President Andrzej Duda of Poland is set to visit President Donald Trump at the White House this week to celebrate the 20th anniversary of Poland joining NATO and to discuss matters of defense, security, energy, and trade. As longtime allies, it is time to take further steps to mutually improve security for both nations–and adding Poland to the Visa Waiver Program would do so.
Judiciously incorporating Poland and other allies into the program would improve the sharing of intelligence with the U.S., including information about known or suspected terrorists, criminal activity, and lost and stolen passports. It also would increase travel and tourism and deepen the connection between our countries.
The Visa Waiver Program allows the citizens of the current 38 member states to travel to participating countries for up to 90 days without having to obtain a visa. Extensive vetting and background searches still occur through the Electronic System for Travel Authorization. If approved, individuals are authorized to travel within a two-year period for up to 90 days at a time.
The Visa Waiver Program has a number of requirements that must be met for a country to participate, such as maintaining a non-immigrant visa refusal rate of less than 3 percent, providing reciprocal travel privileges to U.S. citizens, and sharing intelligence.
The Visa Waiver Program generates a great deal of travel to the U.S. According to the Department of Homeland Security, non-immigrant admissions from member countries totaled roughly 23.6 million in 2017, or 31 percent of the total—a definitive boost for tourism in the U.S.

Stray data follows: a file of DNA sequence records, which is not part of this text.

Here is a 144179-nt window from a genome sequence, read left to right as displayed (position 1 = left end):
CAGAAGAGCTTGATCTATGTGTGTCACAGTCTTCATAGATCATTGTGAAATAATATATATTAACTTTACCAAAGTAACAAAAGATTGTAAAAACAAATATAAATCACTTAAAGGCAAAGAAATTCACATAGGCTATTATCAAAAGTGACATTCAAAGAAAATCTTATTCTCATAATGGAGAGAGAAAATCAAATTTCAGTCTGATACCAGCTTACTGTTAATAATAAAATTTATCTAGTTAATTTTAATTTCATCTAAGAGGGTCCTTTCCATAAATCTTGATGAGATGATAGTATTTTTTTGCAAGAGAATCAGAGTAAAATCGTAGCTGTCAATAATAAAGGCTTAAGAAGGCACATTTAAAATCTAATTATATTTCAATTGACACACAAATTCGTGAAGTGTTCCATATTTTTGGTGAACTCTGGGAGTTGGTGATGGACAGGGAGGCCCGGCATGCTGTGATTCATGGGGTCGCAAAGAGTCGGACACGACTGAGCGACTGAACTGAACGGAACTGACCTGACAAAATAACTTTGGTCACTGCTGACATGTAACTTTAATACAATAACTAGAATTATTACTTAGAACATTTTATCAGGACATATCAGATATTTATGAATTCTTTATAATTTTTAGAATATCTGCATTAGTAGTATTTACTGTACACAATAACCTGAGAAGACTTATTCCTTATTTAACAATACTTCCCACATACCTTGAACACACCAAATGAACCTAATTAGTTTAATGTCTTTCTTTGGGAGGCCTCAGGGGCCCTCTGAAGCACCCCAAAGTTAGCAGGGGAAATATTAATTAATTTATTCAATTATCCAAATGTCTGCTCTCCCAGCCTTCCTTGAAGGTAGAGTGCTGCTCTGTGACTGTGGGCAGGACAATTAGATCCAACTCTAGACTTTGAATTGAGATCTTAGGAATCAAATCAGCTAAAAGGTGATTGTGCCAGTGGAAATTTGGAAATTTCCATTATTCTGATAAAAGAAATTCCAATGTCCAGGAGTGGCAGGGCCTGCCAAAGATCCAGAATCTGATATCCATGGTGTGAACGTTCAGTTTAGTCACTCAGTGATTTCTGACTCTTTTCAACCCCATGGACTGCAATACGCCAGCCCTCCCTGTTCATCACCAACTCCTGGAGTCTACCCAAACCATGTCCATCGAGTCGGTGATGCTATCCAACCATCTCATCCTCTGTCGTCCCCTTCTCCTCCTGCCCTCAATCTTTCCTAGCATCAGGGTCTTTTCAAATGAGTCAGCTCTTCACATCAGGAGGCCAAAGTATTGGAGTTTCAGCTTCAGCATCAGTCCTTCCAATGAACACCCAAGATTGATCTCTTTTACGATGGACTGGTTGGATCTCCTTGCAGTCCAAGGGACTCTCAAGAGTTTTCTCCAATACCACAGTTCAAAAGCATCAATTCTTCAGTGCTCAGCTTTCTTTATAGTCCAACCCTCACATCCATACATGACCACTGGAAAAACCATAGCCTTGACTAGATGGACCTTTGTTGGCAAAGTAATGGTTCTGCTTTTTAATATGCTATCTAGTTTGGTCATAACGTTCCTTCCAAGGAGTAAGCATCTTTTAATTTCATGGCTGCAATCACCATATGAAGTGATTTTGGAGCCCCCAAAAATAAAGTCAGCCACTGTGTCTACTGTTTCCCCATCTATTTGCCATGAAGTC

The program is a boon for security as well, as shared information from Visa Waiver Program participants has aided criminal investigations and counterterrorism vetting in the U.S.
In tune with Duda’s upcoming state visit, it is time to recognize that Poland deserves Visa Waiver Program membership, even though it would require re-evaluating the policy of requiring a visa refusal rate of less than 3 percent.
Previously, countries with a visa refusal rate of 10 percent or less could join the program, but Congress has since lowered the requirement to 3 percent. This means nations looking to join today sometimes have lower rates than member countries did when they first joined.
But a better metric to focus on is the visa overstay rate, which more accurately measures the risk of individuals overstaying their visas. Thus, the best solution would be to return to the previous 10 percent visa refusal rate standard, and to add in a requirement that a low visa overstay rate must be maintained as well. This would protect the integrity of the program and allow for growth.
An alternate method for joining the program also could be made available to NATO members. Countries that meet their military spending obligations under NATO—2 percent of GDP— and have a low overstay rate should be allowed to join the Visa Waiver Program. Considering the proximity to Russia of countries such as Poland, Romania, Bulgaria, and Croatia, which are members of NATO but not the Visa Waiver Program, and the increasing influence of China in the region, it would be prudent for the U.S. to grant them entry into the Visa Waiver Program if they meet such alternative requirements. Trump should be prepared to discuss paths forward on the program with Duda. Doing so would advance the U.S.’s economic, foreign policy, and security interests.